Hurt Book Review
I had no idea what to Hurt by Tabitha Suzuman was about before I started reading it but it definitely wasn’t what I was expecting. Hurt is the story of Matheo Walsh, Britain’s top teen diver, who wins competition after competition and is on track to compete in the Olympics in Rio. Matheo’s pretty happy with life – he’s in love with a great girl and a very successful diver; his pushy, rich parents don’t make things easy but he’s learn to deal with that. The weekend of the National Diving Championship changes everything. Matheo wakes up after becoming Britain’s top diver in his bedroom which has been well and truly trashed, his clothes are torn and there’s blood on his clothes. He can’t remember what exactly happened to him but he knows it wasn’t anything good. From that day forward, Matheo’s life has changed forever and he struggles with the weight of his secret. Unsure whether or not to tell those that he loves, Matheo starts to act strangely, unable to keep up the facade that everything is okay. What happened to him has ruined his life and if he doesn’t tell anyone then he’s going to crazy, but if he does, he could ruin Lola’s life too. Dilemma.
The first 50 pages and the last 50 pages of Hurt are brilliant. There’s a lot of things going on, a lot of mystery and intrigue and I ploughed through these pages like nobody’s business. The middle three hundred pages weren’t quite as interesting as I would’ve liked. I was incredibly confused during a lot of passages as we are kept in the dark about Matheo’s secret and there really isn’t any indication as to what has befallen him. This was incredibly frustrating as Mattie’s routine of acting out and then apologising didn’t feel like a build up, but a sort of endless repetition. I had this feeling at several different points during the book in the lead up to the major plot twists which is a great shame because I found the plot twists themselves to be pretty mind blowing. In this case, I definitely don’t think I was being slow or blind, the plot twists were genuinely really shocking and unpredictable.
Hurt is written in the third person but it’s all focused on Matheo and what’s going on inside his head. I feel like Matheo was quite a ‘real’ character. I didn’t particularly like him and although I found his behaviour to be incredibly annoying at some points, I did sympathise a lot with him and in light of what happened to him, his actions are understandable. Usually I find third person narratives to be quite detached and removed from the central character but this narrative may as well have been in first person because you get a real insight into his messed up head, but the narrative is cleverly engineered so that Matheo’s big secret is still kept under wraps.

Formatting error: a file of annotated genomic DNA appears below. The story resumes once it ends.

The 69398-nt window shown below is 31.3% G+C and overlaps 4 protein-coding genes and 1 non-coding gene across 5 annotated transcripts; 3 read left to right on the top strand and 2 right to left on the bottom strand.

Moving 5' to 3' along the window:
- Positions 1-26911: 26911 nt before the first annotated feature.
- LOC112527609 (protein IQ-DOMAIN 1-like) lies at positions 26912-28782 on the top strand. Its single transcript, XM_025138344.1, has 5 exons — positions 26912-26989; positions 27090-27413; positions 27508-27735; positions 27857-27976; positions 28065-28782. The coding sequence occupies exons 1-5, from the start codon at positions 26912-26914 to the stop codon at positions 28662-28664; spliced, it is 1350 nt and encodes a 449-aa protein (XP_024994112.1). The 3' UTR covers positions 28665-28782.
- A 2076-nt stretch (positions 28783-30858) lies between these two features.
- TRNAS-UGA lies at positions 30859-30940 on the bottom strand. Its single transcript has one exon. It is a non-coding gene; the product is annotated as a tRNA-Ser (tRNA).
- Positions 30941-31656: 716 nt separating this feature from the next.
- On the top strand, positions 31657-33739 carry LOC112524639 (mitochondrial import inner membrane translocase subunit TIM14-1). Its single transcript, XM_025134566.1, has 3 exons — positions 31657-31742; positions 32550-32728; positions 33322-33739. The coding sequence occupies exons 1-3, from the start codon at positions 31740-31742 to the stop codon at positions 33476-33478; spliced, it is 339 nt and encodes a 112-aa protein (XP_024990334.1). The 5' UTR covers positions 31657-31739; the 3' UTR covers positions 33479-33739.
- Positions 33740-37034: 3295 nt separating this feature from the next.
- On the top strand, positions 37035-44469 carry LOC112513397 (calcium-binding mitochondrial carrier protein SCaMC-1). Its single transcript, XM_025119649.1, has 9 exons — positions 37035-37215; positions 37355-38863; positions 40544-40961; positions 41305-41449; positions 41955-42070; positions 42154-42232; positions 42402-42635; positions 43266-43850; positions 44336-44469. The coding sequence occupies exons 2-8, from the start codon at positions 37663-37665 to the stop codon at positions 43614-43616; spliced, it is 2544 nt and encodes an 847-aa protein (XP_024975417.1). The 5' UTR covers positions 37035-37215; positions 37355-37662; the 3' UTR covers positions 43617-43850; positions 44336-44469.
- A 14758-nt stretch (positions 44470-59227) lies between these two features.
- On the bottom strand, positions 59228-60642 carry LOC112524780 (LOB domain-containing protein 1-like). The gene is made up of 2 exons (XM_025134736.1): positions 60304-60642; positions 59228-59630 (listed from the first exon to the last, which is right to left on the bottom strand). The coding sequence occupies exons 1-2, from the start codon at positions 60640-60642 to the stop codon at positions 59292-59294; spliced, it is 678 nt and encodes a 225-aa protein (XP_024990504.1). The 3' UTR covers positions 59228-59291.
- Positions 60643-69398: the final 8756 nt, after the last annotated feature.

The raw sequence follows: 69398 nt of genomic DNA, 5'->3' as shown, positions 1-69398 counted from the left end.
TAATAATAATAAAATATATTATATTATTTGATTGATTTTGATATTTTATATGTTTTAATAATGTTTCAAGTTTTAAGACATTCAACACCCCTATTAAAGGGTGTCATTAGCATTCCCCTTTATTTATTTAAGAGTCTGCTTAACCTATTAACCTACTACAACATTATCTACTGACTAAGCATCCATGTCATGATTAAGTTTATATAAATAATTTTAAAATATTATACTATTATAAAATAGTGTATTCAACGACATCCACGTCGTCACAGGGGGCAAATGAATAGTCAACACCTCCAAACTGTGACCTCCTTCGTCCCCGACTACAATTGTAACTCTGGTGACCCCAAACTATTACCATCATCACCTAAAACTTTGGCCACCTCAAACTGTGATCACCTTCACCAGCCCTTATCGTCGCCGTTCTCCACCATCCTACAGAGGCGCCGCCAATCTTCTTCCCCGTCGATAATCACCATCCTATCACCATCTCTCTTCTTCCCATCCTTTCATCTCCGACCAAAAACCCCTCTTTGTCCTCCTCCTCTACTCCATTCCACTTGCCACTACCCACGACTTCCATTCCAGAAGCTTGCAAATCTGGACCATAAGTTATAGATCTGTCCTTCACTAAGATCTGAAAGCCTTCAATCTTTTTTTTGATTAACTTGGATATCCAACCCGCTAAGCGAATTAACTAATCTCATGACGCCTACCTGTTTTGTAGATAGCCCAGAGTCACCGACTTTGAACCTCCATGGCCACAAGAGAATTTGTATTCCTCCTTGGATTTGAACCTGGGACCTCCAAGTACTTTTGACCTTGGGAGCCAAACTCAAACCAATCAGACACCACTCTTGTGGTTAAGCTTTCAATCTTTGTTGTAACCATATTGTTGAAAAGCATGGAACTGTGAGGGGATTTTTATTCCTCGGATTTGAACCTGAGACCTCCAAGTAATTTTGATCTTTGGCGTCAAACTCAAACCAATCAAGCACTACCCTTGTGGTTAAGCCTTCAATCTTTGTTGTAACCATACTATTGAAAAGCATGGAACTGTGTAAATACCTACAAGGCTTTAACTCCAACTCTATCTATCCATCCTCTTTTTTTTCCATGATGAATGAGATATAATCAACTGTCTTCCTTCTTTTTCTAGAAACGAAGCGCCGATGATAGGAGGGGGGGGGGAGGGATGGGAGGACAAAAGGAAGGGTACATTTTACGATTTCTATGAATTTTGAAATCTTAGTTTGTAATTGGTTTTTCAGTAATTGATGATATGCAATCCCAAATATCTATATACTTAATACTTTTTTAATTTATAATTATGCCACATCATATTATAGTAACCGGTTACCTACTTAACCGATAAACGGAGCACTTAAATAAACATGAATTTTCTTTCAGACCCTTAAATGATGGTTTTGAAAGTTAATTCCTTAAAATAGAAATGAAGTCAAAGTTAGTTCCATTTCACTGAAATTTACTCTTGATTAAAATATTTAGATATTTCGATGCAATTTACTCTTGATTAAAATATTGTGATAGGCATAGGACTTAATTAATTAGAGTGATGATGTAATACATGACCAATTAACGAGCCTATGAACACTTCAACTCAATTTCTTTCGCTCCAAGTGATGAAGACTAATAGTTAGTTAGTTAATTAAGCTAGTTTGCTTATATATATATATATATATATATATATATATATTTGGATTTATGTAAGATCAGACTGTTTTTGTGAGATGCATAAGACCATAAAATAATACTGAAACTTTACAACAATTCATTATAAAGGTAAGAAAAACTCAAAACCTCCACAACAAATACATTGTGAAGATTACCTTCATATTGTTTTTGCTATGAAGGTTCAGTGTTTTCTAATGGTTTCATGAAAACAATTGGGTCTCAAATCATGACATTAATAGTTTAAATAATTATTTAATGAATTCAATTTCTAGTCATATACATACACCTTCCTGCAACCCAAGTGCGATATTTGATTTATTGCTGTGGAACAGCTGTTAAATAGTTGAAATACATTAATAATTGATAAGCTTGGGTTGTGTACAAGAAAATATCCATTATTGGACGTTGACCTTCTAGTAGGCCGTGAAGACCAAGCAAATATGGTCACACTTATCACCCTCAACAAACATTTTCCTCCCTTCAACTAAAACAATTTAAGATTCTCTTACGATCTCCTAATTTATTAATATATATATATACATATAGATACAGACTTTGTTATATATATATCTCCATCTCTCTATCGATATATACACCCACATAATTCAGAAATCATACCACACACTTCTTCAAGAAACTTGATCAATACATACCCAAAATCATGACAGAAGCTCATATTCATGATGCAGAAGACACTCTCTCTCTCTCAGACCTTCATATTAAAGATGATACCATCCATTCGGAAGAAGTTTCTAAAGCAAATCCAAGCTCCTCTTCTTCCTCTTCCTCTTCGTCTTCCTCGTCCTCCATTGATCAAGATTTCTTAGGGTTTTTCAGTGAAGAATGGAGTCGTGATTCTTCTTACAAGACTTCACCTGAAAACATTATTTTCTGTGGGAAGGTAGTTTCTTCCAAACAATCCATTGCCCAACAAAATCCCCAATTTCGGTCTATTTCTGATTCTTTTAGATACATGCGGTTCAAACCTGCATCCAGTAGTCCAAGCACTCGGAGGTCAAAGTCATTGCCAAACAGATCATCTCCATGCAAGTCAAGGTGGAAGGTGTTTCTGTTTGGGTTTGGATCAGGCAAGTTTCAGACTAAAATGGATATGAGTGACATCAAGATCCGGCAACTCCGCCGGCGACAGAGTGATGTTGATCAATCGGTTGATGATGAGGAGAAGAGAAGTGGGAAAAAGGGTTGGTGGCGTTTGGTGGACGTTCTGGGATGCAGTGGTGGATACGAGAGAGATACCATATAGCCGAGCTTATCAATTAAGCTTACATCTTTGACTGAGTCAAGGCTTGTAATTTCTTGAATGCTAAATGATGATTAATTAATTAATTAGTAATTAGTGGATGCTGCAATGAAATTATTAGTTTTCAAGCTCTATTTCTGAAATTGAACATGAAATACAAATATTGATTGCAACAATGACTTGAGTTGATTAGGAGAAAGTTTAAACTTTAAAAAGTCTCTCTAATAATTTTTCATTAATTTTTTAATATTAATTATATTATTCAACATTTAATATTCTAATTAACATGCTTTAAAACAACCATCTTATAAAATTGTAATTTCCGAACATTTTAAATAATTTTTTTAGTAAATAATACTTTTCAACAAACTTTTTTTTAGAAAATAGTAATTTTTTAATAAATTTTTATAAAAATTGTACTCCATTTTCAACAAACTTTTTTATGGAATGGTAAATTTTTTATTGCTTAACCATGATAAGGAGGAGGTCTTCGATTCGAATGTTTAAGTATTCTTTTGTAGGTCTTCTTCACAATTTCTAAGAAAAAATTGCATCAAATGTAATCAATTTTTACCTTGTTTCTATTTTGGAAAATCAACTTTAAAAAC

From the synopsis, it sounds like Lola is the centre of a lot of Matheo’s trauma and for the most part of the book I just couldn’t fathom how what happened to Matheo could possibly be linked to her as there aren’t any clues as to what her involvement is along the way. Then, in the last thirty pages or so, everything comes to light and there were a heck of a lot of jaw dropping moments. Lola is there the whole way through the novel and she was my favourite character. She is your typically sweet and caring girlfriend but everything about her love for Matheo felt genuine and at no point did I think that this is a silly teen romance. She is an admirable character as she’s incredibly supportive of those around her but at the same time she isn’t a weed and stands up for herself which I really respected.
The topics and themes covered in this novel are pretty heavy. I had no idea that Hurt would be involve such deep themes and I can’t reveal them because that would be a major spoiler, but this book definitely isn’t a light and fluffy read. If you’re not a fan of reading about somewhat traumatic events, then this book isn’t for you. A lot of passages in Hurt aren’t pleasant to read at all but they are fascinating. In addition, there are some scenes of a sexual nature in this book, but nothing pornographic. If you’re easily offended by sexual themes or violence then I wouldn’t recommend this book to you.
I wouldn’t say that Hurt is fast paced and there are several moments in the middle where I was mildly bored but personally, I thought it was worth struggling on through these bits so that I could make it to the big plot twists. This book is all about the plot twists. The three big shockers in this book are: what happened to Mattie, who is involved in what happened to him and who is affected by what happened to him. When these three things were revealed I was so surprised that I had to put my book down so I could take a few minutes to spaz.
All in all, I’d say that Hurt isn’t a pleasant story but it is certainly full of mystery and intrigue. The middle passages are a little repetitive and overly descriptive but I think it’s well worth getting through these bits to make it to the ending passages, which were phenomenally shocking for me. If you like a book with lots of unexpected plot twists then I’d highly recommend this. I don’t think that Hurt is predictable in the slightest and your jaw will probably drop when the bombshells are revealed.
Many thanks to the publisher for providing a review copy of Hurt by Tabitha Suzuman!
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